There will be more to come on local elections at the town and county levels and on the state-wide elections for governor, lieutenant governor and attorney general. Please participate. You owe it to your town, your county, your state, and your country. “Resist, insist, persist, enlist.”

Mike McClary

Editor’s Note: This article is reprinted with author’s permission and originally appeared here.

A lack of manners in the highest office diminishes us all

There are many conventions in life that smooth social interaction. Nothing hard and fast that is codified in law, you understand, yet ingrained enough that we know when they are missing.

Mothers the world around teach their children to be polite. “Please” and “thank you” were uniquely important words to your mother, who taught that these simple phrases would help smooth your way through life — from getting the attention of the little red-haired girl to making a favorable impression on your boss.

Even Virginia, with its history of slavery and Jim Crow, had its genteel conventions.

There are other social conventions designed to show character and smooth the way. In the political world, the great senators of our history always spoke about their colleagues as ”the honorable.” You don’t hear that much anymore.

In the rhythm of American politics, the equivalent of “please” and “thank you” was the self-effacing candidate making his tax returns public. A small step perhaps, certainly not required by law, but a widely-held convention that showed character and forthrightness. That has suddenly stopped.

Making a campaign claim for how extravagantly rich he was, Donald Trump has shrunk away from the “please” and “thank you” of politics and the modest convention of making his tax returns public. “No one cares,” he reportedly sniffs, about his tax returns.

Trump’s appointees are put in a difficult position.

To get through a congressional hearing there is considerable paperwork that must be filled out and submitted in a timely manner. If the boss refuses, does the appointee bluff it out so as not embarrass the boss, or comply with standard procedure and expectations?

So, the paperwork is not filed in a timely manner, thereby holding up the constitutionally required hearings of “advise and consent.”

It would be impolite to ask how Trump knows that no one cares about his tax filings, current or past (of course, hundreds of reporters are doing just that). He does not have a good record of separating fact from fiction, anyway. He insisted for years that President Barack Obama was not born in the United States and then realized sticking with that fiction wasn’t good for the campaign so he admitted, just before the election, that, well, Obama was actually an American citizen.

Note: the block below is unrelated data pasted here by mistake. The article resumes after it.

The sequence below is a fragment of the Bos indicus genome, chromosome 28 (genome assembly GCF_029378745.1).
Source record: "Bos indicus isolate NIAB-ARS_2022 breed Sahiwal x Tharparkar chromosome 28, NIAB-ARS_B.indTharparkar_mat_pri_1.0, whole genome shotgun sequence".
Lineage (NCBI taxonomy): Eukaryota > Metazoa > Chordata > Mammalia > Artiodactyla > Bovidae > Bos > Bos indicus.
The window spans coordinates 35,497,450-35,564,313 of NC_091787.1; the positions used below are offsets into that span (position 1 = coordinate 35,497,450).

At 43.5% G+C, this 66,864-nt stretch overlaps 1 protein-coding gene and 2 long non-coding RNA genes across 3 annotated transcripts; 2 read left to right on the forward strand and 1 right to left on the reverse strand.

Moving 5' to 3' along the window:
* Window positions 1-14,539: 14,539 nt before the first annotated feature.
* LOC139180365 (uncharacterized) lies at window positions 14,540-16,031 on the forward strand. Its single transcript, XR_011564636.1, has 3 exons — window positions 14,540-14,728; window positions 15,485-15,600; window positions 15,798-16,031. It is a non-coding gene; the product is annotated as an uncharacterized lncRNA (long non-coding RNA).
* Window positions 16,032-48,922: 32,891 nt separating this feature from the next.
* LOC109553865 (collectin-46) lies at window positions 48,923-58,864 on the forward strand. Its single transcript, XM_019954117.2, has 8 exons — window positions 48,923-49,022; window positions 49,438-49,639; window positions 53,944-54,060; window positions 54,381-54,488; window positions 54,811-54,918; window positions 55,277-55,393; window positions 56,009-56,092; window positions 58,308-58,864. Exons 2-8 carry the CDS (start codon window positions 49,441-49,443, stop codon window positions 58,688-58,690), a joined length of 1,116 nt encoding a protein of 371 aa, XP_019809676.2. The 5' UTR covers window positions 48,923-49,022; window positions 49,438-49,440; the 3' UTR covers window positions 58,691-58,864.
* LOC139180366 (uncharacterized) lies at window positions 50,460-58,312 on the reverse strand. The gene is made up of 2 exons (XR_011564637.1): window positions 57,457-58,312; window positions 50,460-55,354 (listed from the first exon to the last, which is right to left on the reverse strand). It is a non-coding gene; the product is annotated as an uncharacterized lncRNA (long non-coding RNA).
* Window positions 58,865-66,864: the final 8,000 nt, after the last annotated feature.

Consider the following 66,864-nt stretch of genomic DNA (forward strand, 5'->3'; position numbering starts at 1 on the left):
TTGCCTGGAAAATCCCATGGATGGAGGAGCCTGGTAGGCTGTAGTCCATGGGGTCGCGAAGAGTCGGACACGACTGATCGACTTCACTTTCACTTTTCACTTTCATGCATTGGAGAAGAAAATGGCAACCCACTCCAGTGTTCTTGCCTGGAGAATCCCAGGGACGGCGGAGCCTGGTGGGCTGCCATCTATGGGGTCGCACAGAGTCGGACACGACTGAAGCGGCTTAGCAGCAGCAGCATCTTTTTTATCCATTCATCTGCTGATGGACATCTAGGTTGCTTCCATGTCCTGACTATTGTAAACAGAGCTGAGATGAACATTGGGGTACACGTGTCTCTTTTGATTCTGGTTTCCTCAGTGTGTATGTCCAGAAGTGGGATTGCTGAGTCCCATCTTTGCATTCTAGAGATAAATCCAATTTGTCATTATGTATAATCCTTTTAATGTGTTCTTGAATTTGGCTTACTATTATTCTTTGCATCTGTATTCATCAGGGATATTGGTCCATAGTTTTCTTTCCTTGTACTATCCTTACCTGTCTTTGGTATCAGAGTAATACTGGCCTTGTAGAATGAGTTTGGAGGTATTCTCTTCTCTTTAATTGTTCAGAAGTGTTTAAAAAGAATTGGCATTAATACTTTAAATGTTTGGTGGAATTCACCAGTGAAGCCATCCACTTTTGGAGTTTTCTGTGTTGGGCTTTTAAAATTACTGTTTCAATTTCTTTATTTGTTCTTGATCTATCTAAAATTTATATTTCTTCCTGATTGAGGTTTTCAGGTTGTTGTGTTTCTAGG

Recently, the White House had to apologize to the British for Trump’s tweets in which he blamed British intelligence for bugging Trump Tower; press spokesman Sean Spicer still had to say that Trump believes what he believes and that facts are simply not pertinent.

Twice now, documents have appeared which are the first two pages of Trump’s Internal Revenue Service Form 1040 filed. Who has only the first two pages of a 1040 filing? The owner. They are of no use to anyone else. The Schedules A, B and others are the forms that tell the whole story of sources of income and deductions taken. Some other person who might have had and disclosed these records certainly would have had the entire filing, including all the supplementary forms.

Speculation is that Trump’s inner circle is the source of these disclosures as a ruse to divert attention from all the years when he probably did not pay any taxes at all.

It seems 2005 may have been the one instance in which he actually did pay them. We now know that Trump, as a young entrepreneur, used to call up the tabloids using an alias, to get his name in the papers. These tax forms are probably a paper version of the same game.

Trump’s language and conduct during the campaign and after the election seem to illustrate that his mother didn’t spend much time teaching him the social conventions — the “pleases” and “thank yous” of society. If she did, there is no evidence that it “took.” There certainly is no “please” or “thank you” in his demeanor. Everyone gasps at his treatment of his wife, who must take care of herself in the rain or entering a car. Don’t we all wish our husbands and fathers treated us like that?

Perhaps where “thank you” is most evident is in Trump’s public policies.

Doling out $500 million in tax breaks to health company CEOs, and cutting 24 million people off health insurance certainly demonstrates where his sympathies lie. Zeroing out the budget that helps protect the Chesapeake Bay, or frankly, appointing the fox to watch the EPA hen house, certainly says “thank you” to major polluters. These are ways of saying “thank you” to the rich and famous, and are invitations to despoil, not restore.

We hear complaints about coarse, corrosive and condescending language in our politics. We seem to be tiring of treating each other with respect. We might want to more diligently practice those long ago instructions about the value of “please” and “thank you” and begin acting in a more socially responsible way.

Shame on us if we don’t see that someone who flaunts social convention is diminishing himself and us. “Please” and “thank you” should never go out of style.

Dave Reuther

Editor’s Note: This article is reprinted with author’s permission and originally appeared here.

 

Personal Justice Denied

Last month was the 75th anniversary of Executive Order 9066, which led to the roundup, relocation and incarceration of virtually every Japanese American on the West Coast during World War II.